The University of Maine at Presque Isle recently received some positive news from its national accrediting body that confirms the institution is meeting important standards set forth for institutions of higher learning.The New England Association of Schools and Colleges [NEASC] through its Commission on Institutions of Higher Education recently accepted the University's five-year interim report, submitted in the latter half of 2008. NEASC, one of six regional accrediting associations in the U.S., conducts comprehensive evaluations of schools every 10 years. UMPI was last fully reviewed and reaccredited in 2003. The University's next self-study will be due in 2013.
Campus and community members will learn all about journeying to the stars when the University hosts a NASA astronaut and space shuttle commander in March as part of its Distinguished Lecturer Series.
Pamela Melroy (Colonel, USAF, retired) has served as a NASA astronaut since 1995 and has participated in three space flights, logging more than 900 hours (more than 38 days) in space and helping to conduct important assembly work for the International Space Station. She will speak on "Human Spaceflight-Shuttle, International Space Station and Beyond" at 7 p.m. on Monday, March 9 in the Campus Center. All are encouraged to attend. During her visit to Maine, Melroy will speak with students at the Maine School of Science and Mathematics and at a school in Mars Hill. On the LCS/MSSM campus, she will speak at 11 a.m. on March 9 in Boothby Auditorium.Melroy completed a 13-day flight in 2000 aboard the space shuttle Discovery, a 10-day flight in 2002 aboard Atlantis, and a 15-day flight, on which she served as shuttle commander, in 2007, again on the space shuttle Discovery. On her 2000 and 2002 flights, she served as the shuttle pilot. She will speak about her missions, her work as commander of a shuttle, and spacewalking, robotics and living in space.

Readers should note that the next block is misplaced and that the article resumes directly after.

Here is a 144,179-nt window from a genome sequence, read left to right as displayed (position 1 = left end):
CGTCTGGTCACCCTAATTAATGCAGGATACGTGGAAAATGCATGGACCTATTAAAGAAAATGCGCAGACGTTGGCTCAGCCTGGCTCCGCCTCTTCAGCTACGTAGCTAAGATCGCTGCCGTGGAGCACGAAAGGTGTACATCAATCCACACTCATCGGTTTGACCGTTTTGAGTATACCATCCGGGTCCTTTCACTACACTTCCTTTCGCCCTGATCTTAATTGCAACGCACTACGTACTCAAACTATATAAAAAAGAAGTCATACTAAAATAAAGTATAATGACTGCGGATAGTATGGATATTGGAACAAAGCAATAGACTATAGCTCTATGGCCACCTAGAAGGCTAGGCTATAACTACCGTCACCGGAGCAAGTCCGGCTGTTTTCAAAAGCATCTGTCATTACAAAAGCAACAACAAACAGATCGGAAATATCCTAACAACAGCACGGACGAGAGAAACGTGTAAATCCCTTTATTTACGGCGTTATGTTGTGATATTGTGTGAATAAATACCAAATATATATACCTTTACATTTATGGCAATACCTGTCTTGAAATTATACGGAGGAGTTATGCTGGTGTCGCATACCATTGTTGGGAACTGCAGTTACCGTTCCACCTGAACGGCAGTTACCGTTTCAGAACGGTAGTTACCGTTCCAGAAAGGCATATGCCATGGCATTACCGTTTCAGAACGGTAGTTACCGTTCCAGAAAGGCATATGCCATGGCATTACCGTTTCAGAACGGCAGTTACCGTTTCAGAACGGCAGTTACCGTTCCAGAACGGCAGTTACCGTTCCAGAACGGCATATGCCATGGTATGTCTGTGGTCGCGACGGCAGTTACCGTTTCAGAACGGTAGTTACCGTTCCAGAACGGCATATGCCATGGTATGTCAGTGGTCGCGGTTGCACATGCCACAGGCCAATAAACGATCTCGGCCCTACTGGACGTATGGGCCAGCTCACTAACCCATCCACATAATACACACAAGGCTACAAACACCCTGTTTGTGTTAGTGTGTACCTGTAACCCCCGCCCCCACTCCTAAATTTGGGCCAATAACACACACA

Senior International Studies Major Dave Hamilton will receive the first-ever Darrell Dorgan Community Journalism Scholarship. The $600 scholarship was created through gifts from Darrell Dorgan, an award-winning journalist, and an anonymous donor.
Hamilton, of Mapleton, serves as the Editor of the University Times, the student newspaper."I'm honored to receive this scholarship and to be its first recipient," Hamilton said. "Working with the University Times has given me the opportunity to go out into the community and coordinate with people to get local stories into our newspaper and also help to build positive relationships that will last."
Kasey Knowles, Skowhegan, senior Behavioral Science student; Laura Long, Blaine, senior Social Work student; Jessica Plant, Perth Andover, NB, junior Social Work student; and Tia Shaw, Perth Andover, NB, senior Social Work student, leave on Feb. 13 for their Guatemala Service Learning Project.The four will travel with Social Work Professor Shirley Rush to Guatemala to spend a week in and around Quetzaltenango, serving as volunteers in community development projects throughout the region. They will be doing renovation work at a kindergarten building in Xela, the indigenous term for the town of Quetzaltenango. They will be among a group of 22 volunteers, who come from all over the U.S. and range in age from 7 to 70, participating in the week of service in Xela.